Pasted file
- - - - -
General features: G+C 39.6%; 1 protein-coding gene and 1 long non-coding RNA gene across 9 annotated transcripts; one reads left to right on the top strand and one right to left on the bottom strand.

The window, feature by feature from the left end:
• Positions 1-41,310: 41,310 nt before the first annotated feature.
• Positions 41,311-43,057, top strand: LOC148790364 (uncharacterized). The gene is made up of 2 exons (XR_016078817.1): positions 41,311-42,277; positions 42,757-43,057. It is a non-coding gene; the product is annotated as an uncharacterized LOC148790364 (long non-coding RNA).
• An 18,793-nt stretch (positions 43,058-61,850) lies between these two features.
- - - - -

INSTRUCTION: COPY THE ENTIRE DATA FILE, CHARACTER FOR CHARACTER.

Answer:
General features: G+C 39.6%; 1 protein-coding gene and 1 long non-coding RNA gene across 9 annotated transcripts; one reads left to right on the top strand and one right to left on the bottom strand.

The window, feature by feature from the left end:
• Positions 1-41,310: 41,310 nt before the first annotated feature.
• Positions 41,311-43,057, top strand: LOC148790364 (uncharacterized). The gene is made up of 2 exons (XR_016078817.1): positions 41,311-42,277; positions 42,757-43,057. It is a non-coding gene; the product is annotated as an uncharacterized LOC148790364 (long non-coding RNA).
• An 18,793-nt stretch (positions 43,058-61,850) lies between these two features.